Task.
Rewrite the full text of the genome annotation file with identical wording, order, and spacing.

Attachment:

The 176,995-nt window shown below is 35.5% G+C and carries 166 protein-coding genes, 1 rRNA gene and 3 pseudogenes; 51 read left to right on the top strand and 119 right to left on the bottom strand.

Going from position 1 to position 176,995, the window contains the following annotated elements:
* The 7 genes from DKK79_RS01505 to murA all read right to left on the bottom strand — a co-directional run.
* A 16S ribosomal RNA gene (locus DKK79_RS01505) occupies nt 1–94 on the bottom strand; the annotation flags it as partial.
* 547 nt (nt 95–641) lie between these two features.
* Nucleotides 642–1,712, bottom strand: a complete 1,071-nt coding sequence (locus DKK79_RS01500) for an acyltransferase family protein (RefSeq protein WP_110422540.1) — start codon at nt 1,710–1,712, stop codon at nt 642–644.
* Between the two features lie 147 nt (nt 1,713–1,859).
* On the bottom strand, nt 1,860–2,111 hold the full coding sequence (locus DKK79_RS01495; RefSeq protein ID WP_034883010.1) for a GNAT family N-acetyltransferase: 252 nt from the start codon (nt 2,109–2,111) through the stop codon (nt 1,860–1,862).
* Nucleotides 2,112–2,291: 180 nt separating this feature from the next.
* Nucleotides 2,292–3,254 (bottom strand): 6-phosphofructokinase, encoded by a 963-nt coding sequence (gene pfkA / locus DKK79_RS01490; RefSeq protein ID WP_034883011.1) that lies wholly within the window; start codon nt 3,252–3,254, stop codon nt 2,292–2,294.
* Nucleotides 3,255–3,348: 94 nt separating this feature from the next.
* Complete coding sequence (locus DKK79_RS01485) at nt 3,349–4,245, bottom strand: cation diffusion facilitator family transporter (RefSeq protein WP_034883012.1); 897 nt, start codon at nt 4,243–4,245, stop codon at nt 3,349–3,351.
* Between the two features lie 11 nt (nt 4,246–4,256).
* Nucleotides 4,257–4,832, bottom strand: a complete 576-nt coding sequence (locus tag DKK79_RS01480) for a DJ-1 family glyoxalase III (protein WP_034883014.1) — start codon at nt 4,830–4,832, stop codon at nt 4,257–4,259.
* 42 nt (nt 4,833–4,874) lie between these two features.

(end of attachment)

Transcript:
The 176,995-nt window shown below is 35.5% G+C and carries 166 protein-coding genes, 1 rRNA gene and 3 pseudogenes; 51 read left to right on the top strand and 119 right to left on the bottom strand.

Going from position 1 to position 176,995, the window contains the following annotated elements:
* The 7 genes from DKK79_RS01505 to murA all read right to left on the bottom strand — a co-directional run.
* A 16S ribosomal RNA gene (locus DKK79_RS01505) occupies nt 1–94 on the bottom strand; the annotation flags it as partial.
* 547 nt (nt 95–641) lie between these two features.
* Nucleotides 642–1,712, bottom strand: a complete 1,071-nt coding sequence (locus DKK79_RS01500) for an acyltransferase family protein (RefSeq protein WP_110422540.1) — start codon at nt 1,710–1,712, stop codon at nt 642–644.
* Between the two features lie 147 nt (nt 1,713–1,859).
* On the bottom strand, nt 1,860–2,111 hold the full coding sequence (locus DKK79_RS01495; RefSeq protein ID WP_034883010.1) for a GNAT family N-acetyltransferase: 252 nt from the start codon (nt 2,109–2,111) through the stop codon (nt 1,860–1,862).
* Nucleotides 2,112–2,291: 180 nt separating this feature from the next.
* Nucleotides 2,292–3,254 (bottom strand): 6-phosphofructokinase, encoded by a 963-nt coding sequence (gene pfkA / locus DKK79_RS01490; RefSeq protein ID WP_034883011.1) that lies wholly within the window; start codon nt 3,252–3,254, stop codon nt 2,292–2,294.
* Nucleotides 3,255–3,348: 94 nt separating this feature from the next.
* Complete coding sequence (locus DKK79_RS01485) at nt 3,349–4,245, bottom strand: cation diffusion facilitator family transporter (RefSeq protein WP_034883012.1); 897 nt, start codon at nt 4,243–4,245, stop codon at nt 3,349–3,351.
* Between the two features lie 11 nt (nt 4,246–4,256).
* Nucleotides 4,257–4,832, bottom strand: a complete 576-nt coding sequence (locus tag DKK79_RS01480) for a DJ-1 family glyoxalase III (protein WP_034883014.1) — start codon at nt 4,830–4,832, stop codon at nt 4,257–4,259.
* 42 nt (nt 4,833–4,874) lie between these two features.